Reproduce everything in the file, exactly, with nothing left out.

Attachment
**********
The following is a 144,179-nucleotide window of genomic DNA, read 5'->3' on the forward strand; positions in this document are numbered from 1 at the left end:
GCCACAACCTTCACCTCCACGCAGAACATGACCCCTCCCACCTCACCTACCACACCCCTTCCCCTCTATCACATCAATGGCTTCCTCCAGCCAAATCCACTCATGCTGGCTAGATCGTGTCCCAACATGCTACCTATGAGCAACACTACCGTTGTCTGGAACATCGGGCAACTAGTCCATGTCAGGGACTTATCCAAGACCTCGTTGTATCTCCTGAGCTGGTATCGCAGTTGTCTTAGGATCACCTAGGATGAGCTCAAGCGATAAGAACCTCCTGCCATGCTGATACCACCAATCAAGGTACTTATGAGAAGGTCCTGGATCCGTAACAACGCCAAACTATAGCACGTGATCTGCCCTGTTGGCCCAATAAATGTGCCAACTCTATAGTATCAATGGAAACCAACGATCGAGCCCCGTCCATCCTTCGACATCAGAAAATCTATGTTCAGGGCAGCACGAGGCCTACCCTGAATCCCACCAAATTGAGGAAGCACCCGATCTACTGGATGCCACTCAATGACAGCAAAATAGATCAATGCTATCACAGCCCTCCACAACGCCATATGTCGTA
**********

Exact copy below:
The following is a 144,179-nucleotide window of genomic DNA, read 5'->3' on the forward strand; positions in this document are numbered from 1 at the left end:
GCCACAACCTTCACCTCCACGCAGAACATGACCCCTCCCACCTCACCTACCACACCCCTTCCCCTCTATCACATCAATGGCTTCCTCCAGCCAAATCCACTCATGCTGGCTAGATCGTGTCCCAACATGCTACCTATGAGCAACACTACCGTTGTCTGGAACATCGGGCAACTAGTCCATGTCAGGGACTTATCCAAGACCTCGTTGTATCTCCTGAGCTGGTATCGCAGTTGTCTTAGGATCACCTAGGATGAGCTCAAGCGATAAGAACCTCCTGCCATGCTGATACCACCAATCAAGGTACTTATGAGAAGGTCCTGGATCCGTAACAACGCCAAACTATAGCACGTGATCTGCCCTGTTGGCCCAATAAATGTGCCAACTCTATAGTATCAATGGAAACCAACGATCGAGCCCCGTCCATCCTTCGACATCAGAAAATCTATGTTCAGGGCAGCACGAGGCCTACCCTGAATCCCACCAAATTGAGGAAGCACCCGATCTACTGGATGCCACTCAATGACAGCAAAATAGATCAATGCTATCACAGCCCTCCACAACGCCATATGTCGTA